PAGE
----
Changed over years,

Ran my hands down the

Black walnut banister,

Smooth, smooth

As if the days would turn back

Just by this touch

And he would be here.

 

That scream somewhere on the banks

In the middle of the night,

When I jerked from sleep to

Awake, knowing, he was dead-

The father who loved me

Was gone forever.

I knew then

I was unmoored from life

floating out of reach of love.

 

A scream that challenged dreams

He would come back,

He wasn’t awaiting the fire

He would wake up,

Much as I did,

In a cold-sweat fear

And slowly, slowly

resume his place in the living.

 

There are unseen things

That happen in the night,

Down on the river bank,

Where life is challenged by death

Where a rabbit screams his mighty last

Where the heart leaps to the throat,

Where the most we can hope

Is a silent ghost

Who walks out of the river’s fog,

Extends his arms

And embraces the sorrowing.

 

Jane Kohut-Bartels

Copyrighted, 2014

“Poem of the Night”

April 25, 2017

    Night Fog 2 

For the Earth Day Event at Sevandanda I have to pick a number of poems to read.  I have found that the problem for me is not writing the poems, but in reading them aloud. I stink at this.  There is a line in this particular poem I sing, and it means breath control and pacing.  I still stink at this. LOL!  But IF I relax and enjoy the poems I will do better.  Still scaring the cats and dogs with my attempts to get a handle on public reading.  Wish me luck.

 

Poem of the Night

 

The streets are gleaming tonight

as if a million stars were brought to earth,

flattened into urban mirrors

under lamp posts reflecting

an empty nothingness.

 

It is a dull mid-winter night,

straining towards spring

with all intention of leaching

the dying season’s

last insult, unleashing it

upon mankind’s discomfort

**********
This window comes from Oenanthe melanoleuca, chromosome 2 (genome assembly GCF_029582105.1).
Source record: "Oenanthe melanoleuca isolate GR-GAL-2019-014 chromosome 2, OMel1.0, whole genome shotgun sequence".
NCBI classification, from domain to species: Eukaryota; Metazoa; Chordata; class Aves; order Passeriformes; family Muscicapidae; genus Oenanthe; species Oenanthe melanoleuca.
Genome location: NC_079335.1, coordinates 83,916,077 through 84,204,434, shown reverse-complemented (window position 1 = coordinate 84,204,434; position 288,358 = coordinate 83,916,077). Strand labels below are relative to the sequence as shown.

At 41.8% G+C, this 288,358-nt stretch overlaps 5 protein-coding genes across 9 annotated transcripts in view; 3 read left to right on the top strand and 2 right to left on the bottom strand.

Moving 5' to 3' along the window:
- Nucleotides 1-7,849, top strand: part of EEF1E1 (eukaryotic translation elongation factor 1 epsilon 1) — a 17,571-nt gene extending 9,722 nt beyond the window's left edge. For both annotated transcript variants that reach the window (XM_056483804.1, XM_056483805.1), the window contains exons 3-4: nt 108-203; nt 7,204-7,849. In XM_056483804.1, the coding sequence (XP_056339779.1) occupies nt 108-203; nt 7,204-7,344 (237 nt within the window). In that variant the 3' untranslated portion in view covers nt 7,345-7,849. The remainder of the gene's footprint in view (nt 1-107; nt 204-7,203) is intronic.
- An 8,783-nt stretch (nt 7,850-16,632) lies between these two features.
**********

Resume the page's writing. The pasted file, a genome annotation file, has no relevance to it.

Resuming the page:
one more time.

 

“A foggy day in London town”

Is what I think when I look down

This cotton-wool streetscape,

But that has tune and purpose,

And this muted stillness has none.

 

The rain left a muffling fog,

Mercifully erasing stark bones

of tree limbs reaching to the sky

Black beggars on seasonal parade.

 

Yet,

there is a strange beauty to the night,

Transforming what was common,

Dissolving borders, barriers, dimensions,

Making a mirage, an alien oasis.

 

Heavy mists swirl around the ground,

Lift past the unfocused light

combine with the creeping gloom

And turn a hand to pale mystery.

Jane Kohut-Bartels

February 1st, 2011

 

Earth Day 2017. Where do we go?

April 22, 2017

 

cosmos

Cosmic Couplings

This is also predicated on where we have been.  Over the past few years, I have been cleaning out my life of people who don’t belong there.  Abusive people, users, opportunists, and some that should never have darkened my door. We learn, but usually are left with some sort of wounds. This might be life.  I have ditched family members who are toxic, and of course we come across  other toxic people in our lives.  Very recently I was asked by someone to ‘join’ my online group and I had to scratch my head.  This man we knew for at least a decade.  He floated from household to household, and rarely did anything positive. In fact, he rarely did anything except play on his computer. He was so negative people started to avoid him.  He dissed everyone and word does get back to those he ‘injured’.  Hell no.  The point of life is to center down in those things that stretch you and to avoid to mundane, the stupid and the evil ones out there.  They will suck out the energy of life.

Our world is certainly in a turmoil.  Sabre rattling and warships, terrorism and the uncertainly of life in the best of times throws us off course. And politics don’t help.  I keep getting (as everyone does) these begging emails from politicians I wouldn’t vote for: misogynists, opportunists, the usual run of that breed. Who have way much more money than I do.  Politics make me nauseous.